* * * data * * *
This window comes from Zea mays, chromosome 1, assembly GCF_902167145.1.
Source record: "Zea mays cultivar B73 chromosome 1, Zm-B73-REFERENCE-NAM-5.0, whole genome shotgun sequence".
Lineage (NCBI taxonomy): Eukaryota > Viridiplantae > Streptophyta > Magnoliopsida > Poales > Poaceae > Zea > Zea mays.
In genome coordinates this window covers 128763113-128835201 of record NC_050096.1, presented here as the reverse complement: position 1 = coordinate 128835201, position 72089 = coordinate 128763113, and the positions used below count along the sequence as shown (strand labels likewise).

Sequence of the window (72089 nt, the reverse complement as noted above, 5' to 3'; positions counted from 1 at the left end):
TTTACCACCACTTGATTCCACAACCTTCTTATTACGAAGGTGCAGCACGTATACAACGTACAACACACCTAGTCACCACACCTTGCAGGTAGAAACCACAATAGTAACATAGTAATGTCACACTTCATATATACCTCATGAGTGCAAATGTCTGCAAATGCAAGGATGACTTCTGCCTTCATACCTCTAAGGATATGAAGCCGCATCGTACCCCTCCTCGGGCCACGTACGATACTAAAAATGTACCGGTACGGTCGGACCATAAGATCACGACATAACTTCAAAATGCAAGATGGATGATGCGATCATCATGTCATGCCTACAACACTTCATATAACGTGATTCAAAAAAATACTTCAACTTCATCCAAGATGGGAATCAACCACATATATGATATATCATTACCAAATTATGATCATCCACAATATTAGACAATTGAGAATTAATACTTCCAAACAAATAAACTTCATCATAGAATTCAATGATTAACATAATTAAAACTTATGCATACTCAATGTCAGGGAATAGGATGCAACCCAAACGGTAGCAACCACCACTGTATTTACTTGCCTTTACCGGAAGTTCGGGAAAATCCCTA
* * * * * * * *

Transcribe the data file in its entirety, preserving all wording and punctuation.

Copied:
This window comes from Zea mays, chromosome 1, assembly GCF_902167145.1.
Source record: "Zea mays cultivar B73 chromosome 1, Zm-B73-REFERENCE-NAM-5.0, whole genome shotgun sequence".
Lineage (NCBI taxonomy): Eukaryota > Viridiplantae > Streptophyta > Magnoliopsida > Poales > Poaceae > Zea > Zea mays.
In genome coordinates this window covers 128763113-128835201 of record NC_050096.1, presented here as the reverse complement: position 1 = coordinate 128835201, position 72089 = coordinate 128763113, and the positions used below count along the sequence as shown (strand labels likewise).

Sequence of the window (72089 nt, the reverse complement as noted above, 5' to 3'; positions counted from 1 at the left end):
TTTACCACCACTTGATTCCACAACCTTCTTATTACGAAGGTGCAGCACGTATACAACGTACAACACACCTAGTCACCACACCTTGCAGGTAGAAACCACAATAGTAACATAGTAATGTCACACTTCATATATACCTCATGAGTGCAAATGTCTGCAAATGCAAGGATGACTTCTGCCTTCATACCTCTAAGGATATGAAGCCGCATCGTACCCCTCCTCGGGCCACGTACGATACTAAAAATGTACCGGTACGGTCGGACCATAAGATCACGACATAACTTCAAAATGCAAGATGGATGATGCGATCATCATGTCATGCCTACAACACTTCATATAACGTGATTCAAAAAAATACTTCAACTTCATCCAAGATGGGAATCAACCACATATATGATATATCATTACCAAATTATGATCATCCACAATATTAGACAATTGAGAATTAATACTTCCAAACAAATAAACTTCATCATAGAATTCAATGATTAACATAATTAAAACTTATGCATACTCAATGTCAGGGAATAGGATGCAACCCAAACGGTAGCAACCACCACTGTATTTACTTGCCTTTACCGGAAGTTCGGGAAAATCCCTA